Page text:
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Live remote video surveillance
"Is it safe?" Do you recall this memorable line in the 1976 classic conspiracy thriller, Marathon Man, with Dustin Hoffman? Is it safe? Is your radio station safe?
According to the Media Security and Reliability Council, radio broadcasting stations “should have appropriate physical security, augmented by security personnel and/or video surveillance at their key facilities, including studios/newsrooms, satellite transmit and receive sites and antenna/transmitter sites.” This is a best-practices measure they are promoting so broadcasters and other mass communication entities protect themselves and their listeners from vulnerabilities in the event of natural and man-made disasters.
But how is a small, remote radio station supposed to afford additional security measures when they can't afford to take on the extra expenses or hassle? There are many factors in evaluating the need for added or updated security, a variety of preventative measures that can be taken to prevent unwanted acts. One of them includes using video surveillance to achieve detection and early response in the event of an intrusion.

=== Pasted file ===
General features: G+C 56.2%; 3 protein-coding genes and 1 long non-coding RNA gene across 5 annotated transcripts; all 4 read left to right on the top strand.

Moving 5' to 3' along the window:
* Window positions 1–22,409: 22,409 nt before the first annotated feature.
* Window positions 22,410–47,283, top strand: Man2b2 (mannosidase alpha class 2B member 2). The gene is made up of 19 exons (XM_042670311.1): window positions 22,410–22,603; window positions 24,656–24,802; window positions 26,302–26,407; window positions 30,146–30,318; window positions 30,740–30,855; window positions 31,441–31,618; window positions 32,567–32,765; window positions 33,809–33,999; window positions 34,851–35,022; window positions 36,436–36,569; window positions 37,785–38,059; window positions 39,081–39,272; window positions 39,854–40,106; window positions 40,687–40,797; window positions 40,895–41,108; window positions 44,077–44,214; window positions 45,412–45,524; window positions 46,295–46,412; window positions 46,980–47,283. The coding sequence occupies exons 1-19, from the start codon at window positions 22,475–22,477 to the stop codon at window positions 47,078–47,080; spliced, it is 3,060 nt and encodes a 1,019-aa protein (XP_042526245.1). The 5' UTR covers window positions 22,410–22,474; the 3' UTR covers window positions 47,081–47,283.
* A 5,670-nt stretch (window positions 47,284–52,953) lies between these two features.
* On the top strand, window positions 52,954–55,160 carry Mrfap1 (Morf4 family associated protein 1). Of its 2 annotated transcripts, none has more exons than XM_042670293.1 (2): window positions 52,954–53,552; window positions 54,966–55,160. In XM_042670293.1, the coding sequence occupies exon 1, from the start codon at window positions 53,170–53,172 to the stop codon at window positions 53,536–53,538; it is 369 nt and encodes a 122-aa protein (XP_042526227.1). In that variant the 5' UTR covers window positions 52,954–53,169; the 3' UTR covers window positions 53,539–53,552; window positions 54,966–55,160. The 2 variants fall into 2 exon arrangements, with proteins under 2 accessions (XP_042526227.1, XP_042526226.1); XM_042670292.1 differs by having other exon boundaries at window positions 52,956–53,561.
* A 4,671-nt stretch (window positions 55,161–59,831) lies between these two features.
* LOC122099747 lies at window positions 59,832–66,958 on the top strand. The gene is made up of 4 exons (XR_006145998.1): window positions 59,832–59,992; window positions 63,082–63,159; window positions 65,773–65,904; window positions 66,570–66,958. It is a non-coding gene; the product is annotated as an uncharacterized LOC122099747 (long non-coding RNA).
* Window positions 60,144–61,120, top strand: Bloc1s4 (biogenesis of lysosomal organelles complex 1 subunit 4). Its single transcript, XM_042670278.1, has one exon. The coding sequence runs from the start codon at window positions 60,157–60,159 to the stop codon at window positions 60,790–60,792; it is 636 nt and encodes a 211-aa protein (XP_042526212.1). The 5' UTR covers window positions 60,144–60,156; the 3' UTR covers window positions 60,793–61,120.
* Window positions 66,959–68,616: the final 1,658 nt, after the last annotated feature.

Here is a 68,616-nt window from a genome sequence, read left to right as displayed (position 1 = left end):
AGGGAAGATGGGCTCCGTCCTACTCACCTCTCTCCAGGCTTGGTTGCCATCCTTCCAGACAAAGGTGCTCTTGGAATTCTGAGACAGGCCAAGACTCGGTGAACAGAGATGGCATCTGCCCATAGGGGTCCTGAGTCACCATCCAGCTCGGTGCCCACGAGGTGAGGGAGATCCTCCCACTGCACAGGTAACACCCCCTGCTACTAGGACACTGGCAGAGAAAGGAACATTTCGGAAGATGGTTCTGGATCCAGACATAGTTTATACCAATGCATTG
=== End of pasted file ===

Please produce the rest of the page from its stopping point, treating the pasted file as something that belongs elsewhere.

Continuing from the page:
Law enforcement representatives indicate that surveillance cameras can act as powerful enforcement tools and crime deterrents. The reality for personnel or security staff at a radio station is that they cannot be everywhere at once. By using video surveillance, the staff can be empowered with an extra pair of eyes to both prevent crime and catch criminals in the act.
Many businesses choose video surveillance as part of their overall security approach because of the nearly conclusive evidence it can create, especially when it comes to prosecuting in court. And they are striving to get the most out of their investment. After all, these are tough times, and you have to maximize your investment.
Some station managers may feel that video surveillance is a luxury, but many will agree that employing it is a necessity. Some facilities do not have much in the way of security other than locks on chains on the fencing that surrounds their transmitting towers. Adding a camera can go a long way toward keeping this type of area secure.
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